High Tide

The CapeMay.com blog

Time to Decorate – Naturally

This article originally appeared in the Winter 2010 issue of Cape May Magazine

Man has made wreaths – the unbroken circle, a symbol of eternity – since ancient times. Today they are still made in the same manner. Small bunches of plant material are attached to a form in a circular style. I use a thin, yet strong wire (#26) on a spool or small paddles.

People in South Jersey have a bounty of natural materials to gather when they need natural holiday decorations. When winter approaches, I love to be able to go out-of-doors to bring nature in. Take a winter walk to collect materials for holiday decorations.

Winter gardens, fields and woods are like a banquet table laden with colorful dishes. Leaves are gone, so bright berries, cones and pods can be seen everywhere

The Berries Of Winter

Holly berries

On a foraging walk you might find holly berries, beautyberries, cedar berries, nandina berries and firethorn berries. Then there are all the “berries” that are not called berries, like rose hips, choke cherries, drupes and fruits of so many other plants found in our gardens. I love red berries best this time of the year, but also love the silver gray of bayberries and cedar.

Bayberries (Myrica pensylvanica) are a favorite that birds have spread all over in the overgrown area of towering trees in one of our old tree farms. We gather these fragrant, gray/white waxy berries to use because they keep well and will dry and last for years. Glue them to swags or wreaths for a beautiful fragrant touch. I also made fragrant candles by adding the berries and leaves to beeswax.

Nandina domestica is a plant I usually associate with Williamsburg, but it does well in our garden and several plants in our yard produce pretty colorful foliage and striking red berry clusters. These showy, conical shaped bunches of berries last really long in wreaths and arrangements.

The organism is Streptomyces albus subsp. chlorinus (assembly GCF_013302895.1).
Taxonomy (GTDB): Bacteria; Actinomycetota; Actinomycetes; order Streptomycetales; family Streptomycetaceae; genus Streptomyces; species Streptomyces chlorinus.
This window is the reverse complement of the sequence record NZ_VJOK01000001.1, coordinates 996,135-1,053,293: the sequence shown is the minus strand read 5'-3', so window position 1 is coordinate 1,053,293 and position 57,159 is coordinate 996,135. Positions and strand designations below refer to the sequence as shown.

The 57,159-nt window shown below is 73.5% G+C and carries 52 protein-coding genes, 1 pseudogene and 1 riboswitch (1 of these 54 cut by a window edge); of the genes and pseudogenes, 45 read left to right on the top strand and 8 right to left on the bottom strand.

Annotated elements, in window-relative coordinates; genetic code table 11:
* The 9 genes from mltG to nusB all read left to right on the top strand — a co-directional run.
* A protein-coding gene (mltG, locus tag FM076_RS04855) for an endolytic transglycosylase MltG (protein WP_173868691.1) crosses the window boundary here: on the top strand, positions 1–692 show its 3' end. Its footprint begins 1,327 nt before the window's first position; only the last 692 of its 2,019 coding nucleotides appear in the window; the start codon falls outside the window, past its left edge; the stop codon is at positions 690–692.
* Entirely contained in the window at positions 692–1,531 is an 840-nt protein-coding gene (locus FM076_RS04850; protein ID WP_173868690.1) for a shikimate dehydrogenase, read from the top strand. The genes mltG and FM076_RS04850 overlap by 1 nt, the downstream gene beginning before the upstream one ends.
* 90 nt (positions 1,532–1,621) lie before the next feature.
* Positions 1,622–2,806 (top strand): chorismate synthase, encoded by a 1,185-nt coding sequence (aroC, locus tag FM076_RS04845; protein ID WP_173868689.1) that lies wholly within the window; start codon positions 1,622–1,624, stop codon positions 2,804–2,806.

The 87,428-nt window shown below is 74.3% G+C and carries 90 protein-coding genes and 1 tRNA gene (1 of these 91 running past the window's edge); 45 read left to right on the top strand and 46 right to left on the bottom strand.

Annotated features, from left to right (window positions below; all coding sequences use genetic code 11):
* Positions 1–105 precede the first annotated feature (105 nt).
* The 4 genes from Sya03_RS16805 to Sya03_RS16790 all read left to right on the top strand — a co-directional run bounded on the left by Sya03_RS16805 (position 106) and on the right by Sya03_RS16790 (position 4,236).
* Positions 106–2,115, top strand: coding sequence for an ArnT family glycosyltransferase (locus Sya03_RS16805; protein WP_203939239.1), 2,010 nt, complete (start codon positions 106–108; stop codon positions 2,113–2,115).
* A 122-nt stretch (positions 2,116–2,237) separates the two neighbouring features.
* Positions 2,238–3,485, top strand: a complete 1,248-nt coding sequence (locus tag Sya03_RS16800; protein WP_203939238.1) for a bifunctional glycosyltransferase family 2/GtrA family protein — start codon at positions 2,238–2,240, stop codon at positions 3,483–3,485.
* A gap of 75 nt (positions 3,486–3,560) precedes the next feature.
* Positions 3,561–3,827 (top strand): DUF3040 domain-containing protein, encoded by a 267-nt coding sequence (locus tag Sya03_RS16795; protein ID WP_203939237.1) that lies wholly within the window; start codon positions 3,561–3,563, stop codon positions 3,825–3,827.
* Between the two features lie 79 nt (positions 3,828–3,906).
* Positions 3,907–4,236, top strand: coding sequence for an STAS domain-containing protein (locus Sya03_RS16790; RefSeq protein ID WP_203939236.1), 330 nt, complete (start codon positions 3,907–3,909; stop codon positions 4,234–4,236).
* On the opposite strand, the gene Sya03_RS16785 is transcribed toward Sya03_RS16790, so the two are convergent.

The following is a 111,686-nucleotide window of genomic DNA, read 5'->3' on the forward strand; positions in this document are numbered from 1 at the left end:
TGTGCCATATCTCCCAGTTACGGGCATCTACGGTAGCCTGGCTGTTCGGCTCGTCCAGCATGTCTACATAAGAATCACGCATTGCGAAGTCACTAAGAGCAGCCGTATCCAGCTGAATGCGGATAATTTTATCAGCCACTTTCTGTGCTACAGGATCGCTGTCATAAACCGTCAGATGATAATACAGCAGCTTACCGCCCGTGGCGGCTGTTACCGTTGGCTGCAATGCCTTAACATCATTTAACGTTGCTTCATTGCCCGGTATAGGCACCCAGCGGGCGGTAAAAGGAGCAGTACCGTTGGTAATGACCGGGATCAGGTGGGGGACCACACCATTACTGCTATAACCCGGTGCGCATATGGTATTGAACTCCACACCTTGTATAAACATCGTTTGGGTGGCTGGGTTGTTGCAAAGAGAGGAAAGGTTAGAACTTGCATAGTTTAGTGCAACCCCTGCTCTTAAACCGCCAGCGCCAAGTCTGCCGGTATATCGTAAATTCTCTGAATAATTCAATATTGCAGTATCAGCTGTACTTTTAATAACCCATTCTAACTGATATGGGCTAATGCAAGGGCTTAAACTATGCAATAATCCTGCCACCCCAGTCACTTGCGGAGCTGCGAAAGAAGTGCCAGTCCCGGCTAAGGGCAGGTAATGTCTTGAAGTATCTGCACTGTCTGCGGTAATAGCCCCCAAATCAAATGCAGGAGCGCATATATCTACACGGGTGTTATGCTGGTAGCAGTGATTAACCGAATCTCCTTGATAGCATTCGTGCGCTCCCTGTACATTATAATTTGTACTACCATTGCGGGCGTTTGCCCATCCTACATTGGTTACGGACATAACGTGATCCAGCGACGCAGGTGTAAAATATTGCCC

I had an artificial garland on my mantle and to make it smell good I cut concolor fir and rosemary to add to tuck in between the branches. Then I topped this with nandina berries. Boy, that lasted a long time and even dried and were used the following year.

When I use crab apples, persimmons or other fruits on bird watcher’s wreaths, I keep it outside or in a very cool spot so the fruit will last. Subtle with deep russet hues, rose hips can be collected from many types of roses and are a pretty berry cluster this time of the year. Since these are invasive in the wild, I feel good about picking them and bringing them inside, so they will not spread.

Another attractive berry is the icy blue fruit of the native cedar tree (Juniper virginiana). An extraordinary blue in winter arrangements, they keep well in fresh containers or on wreaths and swags. The cedars that have the most berries are the ones found in sunny, sandy fields. They are relished by wildlife too! A few dried hydrangeas, especially blue ones, look really wonderful near these berries in wreaths, arrangements or garlands. Our Herb Society native plant study group made wreaths of this cedar and then glued deep scarlet sumac berries in them. They looked awesome. The birds loved to pick at the berries when the wreaths were hung on the door.

Of course, the hollies are the brightest of all berries! Both evergreen and deciduous holly berries are wonderful. Winterberry (Ilex verticillata) loses its leaves to reveal outrageously beautiful red berries once the frost claims its leaves. The most handsome stand of winterberry is across the creek and only accessible by canoe, so now we planted them along this side of the stream. (For years when our sons were growing up they would take turns on wintry days paddling a canoe over so I could precariously lean over into the shrubs and cut branches! Luckily we never capsized!)
A favorite of bluebirds, the brightly colored firethorn (Pyracantha) berries can’t be beat for decorating. I start to use them around Thanksgiving along with small gourds.